Last Saturday, I went to Gourdo’s at Glorietta 5 and bought a fondue set. The pot with the stand and plate cost P400.00; the forks went for P280.00.
Two days later, we were in the bookstore and my daughter Sam showed me a book called The Fondue Bible and I’ve been poring over it since. Got it for half the price too. It was the last copy, frayed around the edges but good in every way.
After all the reading, I have learned that there are four basic kinds of fondue — cheese, dessert, broth and oil. Heating can be by candle or alcohol burner. Ceramic and earthenware pots are okay with both kinds of heat but metal fondue pots are required for oil fondue. Well, that’s okay because, at this point, I am really not interested in oil fondue. I’ve been dying to do cheese and dessert fondue, and learning that broth fondue is just as interesting and versatile is a nice bonus.
What’s so special about the fondue anyway? It’s fun. It’s like eating in a campfire albeit in the comfort of one’s home. A new way to enjoy food and a whole new way to get creative too.
I’ve been waiting for the perfect time to try and make my first cheese fondue and yesterday seemed perfect. After a quick trip to the bank and builders’ supply (we’re constructing an outdoor kitchen but I’ll tell you about that another time), we passed by The French Baker at the Sta. Lucia East Mall for a loaf of crusty bread that we could dunk in the cheese fondue. Because the cheese fondue must be served immediately, I didn’t start preparing it until Alex was home from school.
I followed everything that the cookbook said (I tend to be formulaic when trying out something totally unfamiliar) paying special attention to the part that says it is alcohol (a.k.a. wine) that gives cheese fondue its smooth and consistent texture. Finally, it was ready. I had to ask Speedy and Alex to wait a few moments longer so I could take photos.
Right after that photo was taken, we dug in. Alex’s first reaction was that it tasted weird. I tried it and weird was an understatement. Something was terribly wrong. Wrong wine and cheese combination? Should I have added salt? Speedy suggested pepper but then again he puts freshly ground pepper on everything these days. He bought a new pepper mill (a thing of beauty, I must admit) and he is so enamored with the thing that he cracks pepper over and into everything — including the sink, the top of the kitchen island, the teacups… He just likes the grinding sound I guess. And he likes to marvel at how well he can control the fineness or coarseness of the grind.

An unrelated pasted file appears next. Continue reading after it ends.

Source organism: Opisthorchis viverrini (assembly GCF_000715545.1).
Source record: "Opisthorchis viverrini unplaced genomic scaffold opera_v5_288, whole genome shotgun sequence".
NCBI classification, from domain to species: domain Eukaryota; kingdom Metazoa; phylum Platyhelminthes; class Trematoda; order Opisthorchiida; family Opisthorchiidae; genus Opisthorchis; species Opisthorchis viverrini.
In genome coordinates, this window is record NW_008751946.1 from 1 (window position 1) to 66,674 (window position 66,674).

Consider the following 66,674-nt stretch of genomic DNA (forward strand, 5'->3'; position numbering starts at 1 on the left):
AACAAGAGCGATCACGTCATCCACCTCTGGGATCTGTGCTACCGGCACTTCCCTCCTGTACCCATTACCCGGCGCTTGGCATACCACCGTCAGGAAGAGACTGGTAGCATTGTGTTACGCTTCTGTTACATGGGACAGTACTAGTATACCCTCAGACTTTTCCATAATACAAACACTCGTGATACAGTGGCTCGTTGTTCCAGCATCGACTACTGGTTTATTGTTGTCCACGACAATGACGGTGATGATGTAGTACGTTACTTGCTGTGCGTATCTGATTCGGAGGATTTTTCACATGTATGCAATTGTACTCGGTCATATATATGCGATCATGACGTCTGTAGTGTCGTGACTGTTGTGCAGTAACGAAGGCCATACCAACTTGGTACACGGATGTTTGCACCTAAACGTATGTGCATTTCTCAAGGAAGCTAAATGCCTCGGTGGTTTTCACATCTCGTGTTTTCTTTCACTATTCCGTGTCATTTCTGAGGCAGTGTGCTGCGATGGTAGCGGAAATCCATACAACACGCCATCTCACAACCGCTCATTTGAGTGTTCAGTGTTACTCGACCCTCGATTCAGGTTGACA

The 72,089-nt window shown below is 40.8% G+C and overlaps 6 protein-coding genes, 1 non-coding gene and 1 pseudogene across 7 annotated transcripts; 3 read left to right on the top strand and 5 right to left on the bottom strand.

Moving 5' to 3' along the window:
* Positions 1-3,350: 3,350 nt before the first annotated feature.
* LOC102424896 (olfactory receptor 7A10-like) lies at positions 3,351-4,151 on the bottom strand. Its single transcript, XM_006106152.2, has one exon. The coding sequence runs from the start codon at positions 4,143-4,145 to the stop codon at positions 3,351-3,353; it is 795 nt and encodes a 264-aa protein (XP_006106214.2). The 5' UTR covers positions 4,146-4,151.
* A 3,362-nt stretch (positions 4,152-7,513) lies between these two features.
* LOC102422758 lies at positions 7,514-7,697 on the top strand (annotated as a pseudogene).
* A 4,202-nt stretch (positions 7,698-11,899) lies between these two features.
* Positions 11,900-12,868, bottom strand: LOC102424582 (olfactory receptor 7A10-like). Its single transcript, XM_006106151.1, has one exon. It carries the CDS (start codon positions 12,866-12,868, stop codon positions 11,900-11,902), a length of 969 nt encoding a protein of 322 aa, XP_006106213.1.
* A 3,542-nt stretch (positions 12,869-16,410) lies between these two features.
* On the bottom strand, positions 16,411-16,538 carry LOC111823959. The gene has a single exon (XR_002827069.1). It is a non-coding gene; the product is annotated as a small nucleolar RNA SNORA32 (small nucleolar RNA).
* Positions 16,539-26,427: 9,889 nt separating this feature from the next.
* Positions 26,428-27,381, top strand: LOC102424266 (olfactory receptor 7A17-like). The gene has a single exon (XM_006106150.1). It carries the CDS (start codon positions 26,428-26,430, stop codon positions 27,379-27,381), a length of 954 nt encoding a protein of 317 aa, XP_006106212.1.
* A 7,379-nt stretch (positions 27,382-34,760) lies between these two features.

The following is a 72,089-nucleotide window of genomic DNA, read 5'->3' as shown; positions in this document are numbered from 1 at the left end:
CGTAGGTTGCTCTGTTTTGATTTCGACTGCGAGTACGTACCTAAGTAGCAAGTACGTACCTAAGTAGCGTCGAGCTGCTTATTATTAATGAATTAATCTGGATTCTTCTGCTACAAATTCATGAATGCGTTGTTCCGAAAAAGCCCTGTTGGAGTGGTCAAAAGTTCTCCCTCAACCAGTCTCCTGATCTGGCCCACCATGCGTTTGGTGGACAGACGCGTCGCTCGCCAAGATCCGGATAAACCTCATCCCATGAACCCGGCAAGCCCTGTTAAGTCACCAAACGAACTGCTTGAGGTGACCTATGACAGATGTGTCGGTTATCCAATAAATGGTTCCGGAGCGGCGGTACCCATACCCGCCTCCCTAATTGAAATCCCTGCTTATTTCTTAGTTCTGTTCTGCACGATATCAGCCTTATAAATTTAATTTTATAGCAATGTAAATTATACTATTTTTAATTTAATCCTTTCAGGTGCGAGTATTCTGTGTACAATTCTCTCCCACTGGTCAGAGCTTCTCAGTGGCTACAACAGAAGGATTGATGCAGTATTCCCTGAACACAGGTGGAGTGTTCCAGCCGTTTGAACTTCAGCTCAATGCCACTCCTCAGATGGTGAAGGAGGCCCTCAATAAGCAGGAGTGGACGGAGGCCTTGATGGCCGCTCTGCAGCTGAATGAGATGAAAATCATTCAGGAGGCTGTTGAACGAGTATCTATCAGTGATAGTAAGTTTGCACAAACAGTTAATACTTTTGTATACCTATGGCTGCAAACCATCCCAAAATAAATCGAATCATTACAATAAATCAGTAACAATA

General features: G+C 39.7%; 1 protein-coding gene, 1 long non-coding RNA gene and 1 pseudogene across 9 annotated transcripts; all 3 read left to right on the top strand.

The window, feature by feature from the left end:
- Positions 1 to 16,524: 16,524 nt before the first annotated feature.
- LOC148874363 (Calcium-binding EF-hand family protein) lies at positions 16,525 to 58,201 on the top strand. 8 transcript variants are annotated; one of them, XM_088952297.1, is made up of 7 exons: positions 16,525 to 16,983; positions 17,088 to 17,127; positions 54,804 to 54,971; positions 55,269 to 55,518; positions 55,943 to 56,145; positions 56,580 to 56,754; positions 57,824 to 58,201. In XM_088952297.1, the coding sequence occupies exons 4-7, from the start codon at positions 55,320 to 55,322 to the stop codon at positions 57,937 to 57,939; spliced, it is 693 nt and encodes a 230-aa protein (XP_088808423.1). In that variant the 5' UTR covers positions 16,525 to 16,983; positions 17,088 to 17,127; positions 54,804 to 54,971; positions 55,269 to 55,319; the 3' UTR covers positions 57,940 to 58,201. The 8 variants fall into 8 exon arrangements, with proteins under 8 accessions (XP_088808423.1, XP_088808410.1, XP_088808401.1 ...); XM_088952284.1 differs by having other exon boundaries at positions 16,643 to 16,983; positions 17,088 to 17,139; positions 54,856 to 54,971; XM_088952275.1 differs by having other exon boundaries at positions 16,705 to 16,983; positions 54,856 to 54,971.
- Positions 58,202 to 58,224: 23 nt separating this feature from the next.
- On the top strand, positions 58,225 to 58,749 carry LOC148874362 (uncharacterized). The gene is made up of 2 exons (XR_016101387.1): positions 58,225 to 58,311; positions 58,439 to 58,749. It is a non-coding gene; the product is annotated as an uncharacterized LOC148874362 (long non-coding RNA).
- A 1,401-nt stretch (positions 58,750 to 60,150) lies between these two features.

I guess no one wanted to diss me so Speedy and Alex continued to go through the motion of dipping bread in the cheese fondue. But I could see the expression on their faces and Alex, especially, looked like she would rather spit the thing out.
When, suddenly, from outside the house we heard the familiar sing-song voice: “Baluuuut! Baluuuuuuuut!” Speedy asked who wanted balut and I think we said yes before he finished asking. The balut vendor’s voice was already getting fainter and fainter. I ran and threw the front door open and screamed after the vendor, “BALUUUUUUT!!!”
Speedy took some money and stepped out to buy balut. Meanwhile, Alex brought out the cream cheese from the fridge resigned to the fact that she’ll have to eat her wonderful crusty bread with cream cheese. I asked her to take the butter out too.
So, we gorged on balut. And bread. With cream cheese and butter. Never mind the cheese fondue. I’ll try again next time. The photo looks great at any rate.